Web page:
Carnage, chaos, Courage canned.

What day was it now? Thursday. The day that the heavens opened, the sceptred Isle saw a nation wide band of precipitation cut a swathe through the land. It is still going today, it may well be a different system actually. I forget now, incensed as I am.

And why, am I so angry? Below is the reason why. I wandered down this morning, me, my red wellingtons. Dad’s words that I should at least change into my scruffy jeans before I go, ringing in my ears. I fully anticipated it not to be there. I envisaged,  that the Wendy house would actually be half way across hobbitland and require fishing out from somewhere. It was still there. In dire shape, and in several pieces.  The broom handles-not quite the two ronnies, I know-were still there. One lay, looking rather sorry for itself behind the wendy house. The others needed rearranging a little. It didn’t take too long, to right the wendy house. It’s big enough, it towers over me a little. Trying not trip, fall and land in the mud, I did manage to pull it up. It’s not sitting firm, but sitting as squarely as it can. Tomorrow, there is a further deluge predicted. So it may well end up keeled over yet again.



The contents have been entirely disgorged. it was never organised in the first place. So that was tidied up a little. Have moved the bag of compost, and will probably store that in Dad’s shed over winter so that it remains dry. The cover itself, it torn to ribbons. Shredded completely. There are serrated edges, that would suggest the elements have savagely gnawed at it. Chomped on, chewed up, and then spat out. Thankfully, there is a second cover that is somewhere in Dad’s shed. I won’t be putting it on just yet. This wendy house has given me nothing but grief since it first arrived!

With the further onslaught from the elements expected, the state of the plot leaves a lot to be desired. That said, on close inspection, green shoots-not many, mind-were observed. Most likely garlic or onions, perhaps the odd spring bulb. However, that means not an awful lot. All those onions, shallots, garlic and tulip bulbs planted are now most likely a write off. There a few bits of shallots that are sat in dad’s shed; I didn’t get around to planting them last month, and space was getting short.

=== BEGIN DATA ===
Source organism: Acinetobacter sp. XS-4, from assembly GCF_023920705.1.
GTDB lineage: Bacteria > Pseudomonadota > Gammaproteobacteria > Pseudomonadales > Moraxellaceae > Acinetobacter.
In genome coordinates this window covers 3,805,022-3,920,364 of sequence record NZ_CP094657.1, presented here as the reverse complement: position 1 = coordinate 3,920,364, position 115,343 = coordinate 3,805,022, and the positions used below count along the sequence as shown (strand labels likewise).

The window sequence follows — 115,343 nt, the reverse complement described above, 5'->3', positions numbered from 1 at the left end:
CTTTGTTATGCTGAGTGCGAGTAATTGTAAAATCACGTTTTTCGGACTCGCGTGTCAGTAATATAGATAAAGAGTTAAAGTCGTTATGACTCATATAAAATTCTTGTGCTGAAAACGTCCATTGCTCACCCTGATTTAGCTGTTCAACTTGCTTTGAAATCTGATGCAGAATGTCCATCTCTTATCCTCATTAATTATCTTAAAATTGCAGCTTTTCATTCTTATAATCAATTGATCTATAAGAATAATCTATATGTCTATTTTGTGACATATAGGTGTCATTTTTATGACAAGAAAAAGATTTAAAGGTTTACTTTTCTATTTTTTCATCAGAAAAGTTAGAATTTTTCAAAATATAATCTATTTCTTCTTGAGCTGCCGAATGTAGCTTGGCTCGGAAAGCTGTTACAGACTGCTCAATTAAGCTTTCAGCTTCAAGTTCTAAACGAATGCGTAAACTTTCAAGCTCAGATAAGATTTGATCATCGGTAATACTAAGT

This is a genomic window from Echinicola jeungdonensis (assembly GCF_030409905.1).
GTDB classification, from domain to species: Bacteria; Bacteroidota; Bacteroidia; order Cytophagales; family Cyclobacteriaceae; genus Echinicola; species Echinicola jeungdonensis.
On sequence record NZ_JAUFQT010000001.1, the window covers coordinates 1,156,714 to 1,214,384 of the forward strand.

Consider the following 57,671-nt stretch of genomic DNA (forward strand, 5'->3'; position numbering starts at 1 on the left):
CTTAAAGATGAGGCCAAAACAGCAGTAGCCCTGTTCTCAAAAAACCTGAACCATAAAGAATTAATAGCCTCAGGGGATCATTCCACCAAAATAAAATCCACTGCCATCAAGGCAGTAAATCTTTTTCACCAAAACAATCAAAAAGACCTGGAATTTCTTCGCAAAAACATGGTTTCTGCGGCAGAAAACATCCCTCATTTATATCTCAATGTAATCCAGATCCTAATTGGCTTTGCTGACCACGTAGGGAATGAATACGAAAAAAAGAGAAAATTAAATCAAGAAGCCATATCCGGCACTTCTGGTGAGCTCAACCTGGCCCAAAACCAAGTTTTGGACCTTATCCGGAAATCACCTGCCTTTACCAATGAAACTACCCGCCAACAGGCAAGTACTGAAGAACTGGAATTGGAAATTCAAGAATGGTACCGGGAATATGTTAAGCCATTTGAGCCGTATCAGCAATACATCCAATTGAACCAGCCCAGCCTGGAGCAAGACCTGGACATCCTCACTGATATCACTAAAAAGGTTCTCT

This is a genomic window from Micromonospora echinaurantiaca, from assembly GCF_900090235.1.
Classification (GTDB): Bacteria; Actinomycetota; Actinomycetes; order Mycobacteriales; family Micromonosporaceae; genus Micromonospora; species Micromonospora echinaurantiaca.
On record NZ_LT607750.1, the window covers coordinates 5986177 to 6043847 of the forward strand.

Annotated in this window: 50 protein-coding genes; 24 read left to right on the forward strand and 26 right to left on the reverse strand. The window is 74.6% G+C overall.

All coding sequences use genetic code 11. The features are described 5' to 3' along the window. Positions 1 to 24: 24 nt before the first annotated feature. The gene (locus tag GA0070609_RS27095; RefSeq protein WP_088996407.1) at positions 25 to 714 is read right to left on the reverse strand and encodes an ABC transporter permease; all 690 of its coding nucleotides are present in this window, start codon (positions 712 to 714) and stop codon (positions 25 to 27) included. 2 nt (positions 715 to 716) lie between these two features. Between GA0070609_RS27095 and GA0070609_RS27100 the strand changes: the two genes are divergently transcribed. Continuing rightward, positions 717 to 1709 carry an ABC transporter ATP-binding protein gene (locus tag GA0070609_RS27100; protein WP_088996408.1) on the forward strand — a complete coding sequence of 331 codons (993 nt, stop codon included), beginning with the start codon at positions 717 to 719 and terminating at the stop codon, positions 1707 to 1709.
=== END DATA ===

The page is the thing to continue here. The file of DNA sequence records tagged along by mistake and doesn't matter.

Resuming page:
There are puddles every where, and they are only going to get deeper. Other than stand there with a bucket, I’m not entirely sure how it is all going to drain away. The chances of a dry winter are not worth taking a gamble on at all

Yours in anticipation,

Horticultural Hobbit

4 thoughts on “Carnage, chaos, Courage canned.”

  1. I’m so sad to see this destruction here. We have wet weather all the time here in Seattle but never this bad a storm, so far anyway. We do get water build up tho in our peaty soil. It makes it hard on some of the plants but I’ve chosen wet feet loving ones for those areas. Good luck in repairing the damage and happy gardening when it’s right again!

  2. I’m sad to see the destruction you have here. We have wet weather here in Seattle but no big storms like this, at least not so far. Good luck repairing the damage and happy gardening when you get it all right again! Thanks for following my blog. I like yours too. I’ll watch it with interest to see how you fare in developing your allotment. I assume this is an area away from your home that the city council or whoever allows you to garden on, is that right? Nice. I love all the elegant raised beds. Great idea. Lots of work making them but not so much when they’re done….

  3. Thank you for visiting, Steve,
    Well, the jet stream caused a weather system to drag its feet across the whole of the United Kingdom. Leading to horrible, horrible weather conditions, and many, many growers, both professional and amateur delving into the depths of despair. This is my first year growing on an allotment plot-a patch of land rented from the local council-so this is particularly demoralising!

    There are plans to repair the greenhouse. To replace the cover. That is the second time this year that it is has keeled over! The beds weren’t so elegant when I had blisters from putting them together. Pops had to reinforce them with his cordless drill, as I hadn’t done quite the job I should have done. I shall blame the screwdriver! I have opted to have raised beds as the clay is very challenging. Whilst it is nutrient rich, it’s not easy to work and has led to crops failing.

    Thank you again!

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